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Lazerow Memorial Lectures

The School of Information Sciences is proud to have hosted the distinguished Samuel Lazerow Memorial Lectures from 2004 – 2009. The 2009 lecture was the last in the series and was co-sponsored by the Eugene Garfield Foundation. Dr. Garfield, the founder of the Institute for Scientific Information (ISI), established this distinguished Lecture Series to honor the memory of Samuel Lazerow, who was an outstanding librarian, administrator, and pioneer in library automation. Formerly, the Lazerow Lecture series was sponsored by the Thomson Scientific Institute for Scientific Information Awards Program, now Thomson Reuter. For more information about this lecture series, contact Peiling Wang at peilingw@utk.edu.

Lazerow Memorial Lecture Presenters:

2009 Lazerow Memorial Lecture with Peter Ingwersen

Peter-Ingwersen

Peter Ingwersen, an internationally-known scholar in the areas of interactive information retrieval, presented a lecture at the University of Tennessee School of Information Sciences’ Samuel Lazerow Memorial Lecture on October 14.

Professor Ingwersen, a Professor at the Royal School of Library and Information Science in Denmark, discussed information retrieval in the context of information behavior and information seeking in a talk entitled “Research Frameworks for Information Retrieval and User Behaviors.”

Title: Research Frameworks for Information Retrieval and User Behaviors  

Abstract:
Information retrieval (IR) is a research topic of longevity. Researchers have developed important frameworks to observe information-seeking behaviors in various IR contexts. Dr. Ingwersen’s lecture will guide the audience through the four decades of rich IR research from the traditional Laboratory IR paradigm to the Integrated Cognitive IR Research Framework. He presents the selected models and compares them in contexts to build a 9-dimensional framework, from which he further presents a research program for the renewed interests in IR research from new perspectives.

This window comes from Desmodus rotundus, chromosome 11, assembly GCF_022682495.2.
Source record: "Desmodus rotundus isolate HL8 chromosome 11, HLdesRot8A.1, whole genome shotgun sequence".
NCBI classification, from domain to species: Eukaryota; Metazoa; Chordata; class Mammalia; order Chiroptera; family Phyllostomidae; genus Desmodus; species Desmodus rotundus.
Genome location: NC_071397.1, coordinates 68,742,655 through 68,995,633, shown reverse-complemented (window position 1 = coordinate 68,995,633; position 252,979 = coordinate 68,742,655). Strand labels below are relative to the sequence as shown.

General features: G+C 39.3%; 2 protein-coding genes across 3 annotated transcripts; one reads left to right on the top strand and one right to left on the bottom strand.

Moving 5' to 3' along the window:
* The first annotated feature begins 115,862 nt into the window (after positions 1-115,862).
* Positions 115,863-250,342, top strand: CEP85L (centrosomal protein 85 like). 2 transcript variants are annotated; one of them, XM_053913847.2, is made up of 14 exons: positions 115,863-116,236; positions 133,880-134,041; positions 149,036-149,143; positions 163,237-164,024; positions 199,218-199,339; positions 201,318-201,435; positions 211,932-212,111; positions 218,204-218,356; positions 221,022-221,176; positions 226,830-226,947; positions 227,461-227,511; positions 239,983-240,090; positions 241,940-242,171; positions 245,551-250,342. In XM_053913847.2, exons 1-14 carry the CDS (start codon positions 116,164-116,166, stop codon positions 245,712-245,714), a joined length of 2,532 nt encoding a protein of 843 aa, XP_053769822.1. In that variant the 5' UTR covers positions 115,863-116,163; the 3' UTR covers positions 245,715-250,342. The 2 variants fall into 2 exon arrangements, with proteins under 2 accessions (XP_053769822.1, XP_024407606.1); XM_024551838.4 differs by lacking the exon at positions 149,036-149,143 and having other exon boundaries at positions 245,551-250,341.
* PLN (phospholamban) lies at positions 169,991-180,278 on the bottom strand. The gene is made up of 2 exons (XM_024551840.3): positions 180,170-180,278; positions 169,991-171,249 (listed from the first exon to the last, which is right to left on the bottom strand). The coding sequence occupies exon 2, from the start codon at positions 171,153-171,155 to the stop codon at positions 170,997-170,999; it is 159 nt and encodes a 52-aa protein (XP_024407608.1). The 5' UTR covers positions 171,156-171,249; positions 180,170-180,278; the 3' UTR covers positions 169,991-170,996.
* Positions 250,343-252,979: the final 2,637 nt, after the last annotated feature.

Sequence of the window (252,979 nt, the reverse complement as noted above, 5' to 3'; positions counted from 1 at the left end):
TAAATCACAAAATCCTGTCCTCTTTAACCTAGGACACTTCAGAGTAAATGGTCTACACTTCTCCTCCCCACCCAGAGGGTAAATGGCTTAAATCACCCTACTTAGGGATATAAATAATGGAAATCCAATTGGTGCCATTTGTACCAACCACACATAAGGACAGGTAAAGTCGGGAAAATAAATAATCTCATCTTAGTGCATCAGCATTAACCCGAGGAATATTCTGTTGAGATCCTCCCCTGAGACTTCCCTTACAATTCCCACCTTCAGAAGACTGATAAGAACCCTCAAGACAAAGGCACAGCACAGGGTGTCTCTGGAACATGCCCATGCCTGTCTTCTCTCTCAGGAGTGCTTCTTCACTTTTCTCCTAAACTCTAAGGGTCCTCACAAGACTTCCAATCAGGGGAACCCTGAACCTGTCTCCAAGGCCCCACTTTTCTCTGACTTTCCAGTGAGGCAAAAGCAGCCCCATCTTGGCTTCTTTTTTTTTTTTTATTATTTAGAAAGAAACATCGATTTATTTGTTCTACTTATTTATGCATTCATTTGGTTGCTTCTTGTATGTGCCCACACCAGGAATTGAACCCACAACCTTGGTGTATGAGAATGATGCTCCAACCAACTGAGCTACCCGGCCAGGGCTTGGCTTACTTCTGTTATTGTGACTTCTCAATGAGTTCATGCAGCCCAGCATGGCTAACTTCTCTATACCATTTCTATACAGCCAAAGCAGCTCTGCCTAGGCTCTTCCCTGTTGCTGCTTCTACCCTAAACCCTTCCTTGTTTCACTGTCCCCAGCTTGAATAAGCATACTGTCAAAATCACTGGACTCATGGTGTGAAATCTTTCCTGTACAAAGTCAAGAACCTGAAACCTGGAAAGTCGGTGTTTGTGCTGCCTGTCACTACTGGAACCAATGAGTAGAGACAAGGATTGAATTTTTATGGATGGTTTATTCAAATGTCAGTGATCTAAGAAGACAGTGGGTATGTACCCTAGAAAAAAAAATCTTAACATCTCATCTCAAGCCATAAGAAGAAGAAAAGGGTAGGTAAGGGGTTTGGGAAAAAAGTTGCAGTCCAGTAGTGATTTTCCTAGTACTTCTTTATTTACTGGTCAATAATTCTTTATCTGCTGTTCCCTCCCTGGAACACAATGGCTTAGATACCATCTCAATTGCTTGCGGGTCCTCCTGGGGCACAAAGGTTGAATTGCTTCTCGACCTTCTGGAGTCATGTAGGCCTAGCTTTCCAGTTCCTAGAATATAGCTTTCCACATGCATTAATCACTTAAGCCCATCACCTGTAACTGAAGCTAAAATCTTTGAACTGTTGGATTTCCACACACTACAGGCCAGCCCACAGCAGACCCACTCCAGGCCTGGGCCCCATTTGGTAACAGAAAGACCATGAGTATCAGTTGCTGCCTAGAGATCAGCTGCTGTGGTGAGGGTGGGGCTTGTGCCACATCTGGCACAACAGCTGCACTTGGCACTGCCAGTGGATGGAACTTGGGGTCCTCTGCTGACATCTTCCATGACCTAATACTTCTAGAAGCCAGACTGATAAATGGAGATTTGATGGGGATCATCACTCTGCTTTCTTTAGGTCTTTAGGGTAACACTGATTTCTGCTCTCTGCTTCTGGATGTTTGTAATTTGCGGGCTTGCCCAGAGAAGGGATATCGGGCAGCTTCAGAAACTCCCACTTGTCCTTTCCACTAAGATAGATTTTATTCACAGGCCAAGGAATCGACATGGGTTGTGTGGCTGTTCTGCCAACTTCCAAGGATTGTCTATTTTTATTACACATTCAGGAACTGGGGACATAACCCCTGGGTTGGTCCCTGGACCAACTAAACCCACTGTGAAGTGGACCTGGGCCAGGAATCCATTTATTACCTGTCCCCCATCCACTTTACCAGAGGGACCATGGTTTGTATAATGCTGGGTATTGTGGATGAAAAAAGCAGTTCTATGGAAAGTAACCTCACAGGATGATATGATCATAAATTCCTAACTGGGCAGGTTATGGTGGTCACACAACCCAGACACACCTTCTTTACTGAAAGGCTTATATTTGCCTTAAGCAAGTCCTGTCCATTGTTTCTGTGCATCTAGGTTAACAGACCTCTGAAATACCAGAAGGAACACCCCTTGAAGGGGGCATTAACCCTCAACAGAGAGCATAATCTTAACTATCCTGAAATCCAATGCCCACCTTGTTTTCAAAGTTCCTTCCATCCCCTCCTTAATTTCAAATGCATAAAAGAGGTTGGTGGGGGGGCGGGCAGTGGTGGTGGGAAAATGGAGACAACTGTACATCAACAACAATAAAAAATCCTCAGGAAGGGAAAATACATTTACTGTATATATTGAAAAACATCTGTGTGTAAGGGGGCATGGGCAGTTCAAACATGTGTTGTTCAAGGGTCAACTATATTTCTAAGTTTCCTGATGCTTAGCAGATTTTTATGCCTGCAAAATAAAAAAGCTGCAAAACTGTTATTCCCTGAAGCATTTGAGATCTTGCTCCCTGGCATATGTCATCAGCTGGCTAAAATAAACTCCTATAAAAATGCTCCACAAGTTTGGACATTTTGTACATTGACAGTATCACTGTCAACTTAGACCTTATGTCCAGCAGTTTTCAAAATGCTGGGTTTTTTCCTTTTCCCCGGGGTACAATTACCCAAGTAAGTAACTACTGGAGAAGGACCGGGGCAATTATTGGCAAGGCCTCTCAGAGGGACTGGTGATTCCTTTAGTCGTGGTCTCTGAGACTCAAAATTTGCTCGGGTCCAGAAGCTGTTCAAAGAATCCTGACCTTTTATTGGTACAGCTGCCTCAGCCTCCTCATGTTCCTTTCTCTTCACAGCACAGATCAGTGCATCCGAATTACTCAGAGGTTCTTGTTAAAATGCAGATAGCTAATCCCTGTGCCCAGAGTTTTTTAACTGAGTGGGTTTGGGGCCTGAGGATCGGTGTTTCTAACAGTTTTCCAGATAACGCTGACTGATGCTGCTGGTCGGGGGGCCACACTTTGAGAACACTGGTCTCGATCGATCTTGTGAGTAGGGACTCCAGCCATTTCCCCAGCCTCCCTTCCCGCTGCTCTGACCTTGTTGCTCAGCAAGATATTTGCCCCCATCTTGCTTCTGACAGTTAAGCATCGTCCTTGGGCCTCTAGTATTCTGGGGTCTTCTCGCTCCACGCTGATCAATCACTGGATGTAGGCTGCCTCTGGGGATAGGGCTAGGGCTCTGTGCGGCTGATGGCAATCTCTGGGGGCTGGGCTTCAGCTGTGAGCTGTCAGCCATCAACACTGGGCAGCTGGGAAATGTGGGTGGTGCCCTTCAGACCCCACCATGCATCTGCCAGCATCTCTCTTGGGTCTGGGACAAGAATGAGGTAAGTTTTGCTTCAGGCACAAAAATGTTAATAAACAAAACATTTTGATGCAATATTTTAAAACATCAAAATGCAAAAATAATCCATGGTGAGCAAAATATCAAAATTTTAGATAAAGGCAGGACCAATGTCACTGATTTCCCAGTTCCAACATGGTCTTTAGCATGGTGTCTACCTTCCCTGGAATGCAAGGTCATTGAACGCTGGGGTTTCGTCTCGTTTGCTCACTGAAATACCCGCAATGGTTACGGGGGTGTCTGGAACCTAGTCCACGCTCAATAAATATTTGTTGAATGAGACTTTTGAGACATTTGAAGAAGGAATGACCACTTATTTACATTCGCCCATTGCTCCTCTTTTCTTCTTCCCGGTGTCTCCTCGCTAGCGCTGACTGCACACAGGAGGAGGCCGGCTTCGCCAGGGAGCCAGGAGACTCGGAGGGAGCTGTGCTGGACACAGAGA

Biography of Peter Ingwersen:
Dr. Ingwersen is an internationally-known scholar and a frequently-invited keynote speaker. His research areas include Interactive Information Retrieval (IR), IR in Context, Evaluation methods for work task-based IR, Informetrics-Scientometrics & Webometrics. He has published several highly cited research monographs, and more than 90 journal articles and conference papers. He has provided free access to his highly cited 1992 book Information Retrieval Interaction. He co-authored The TURN: Integration of Information Seeking and Retrieval in Context, which was nominated for ASIST Best Book in 2006. He is a member of the editorial boards of several international journals: the Journal of American Society for Information Science & Technology, Information Processing and Management, the Scientometrics, and the Journal of Informetrics. He serves on the International Advisory Board of International Collaborative Academy of Library and Information Science at Wuhan University, China.

His honors and awards include Jason Farradane Award (UK) for contributions to Information Science, 1993; internationally most cited Danish Social Scientist 1990-2004; ASIS New Jersey Chapter Distinguish Lectureship Award,1993; the ASIS&T Research Award, 2003; Derek de Solla Price Medal, 2005; and the ASIS&T Best Teacher Award in Information Science, 2007.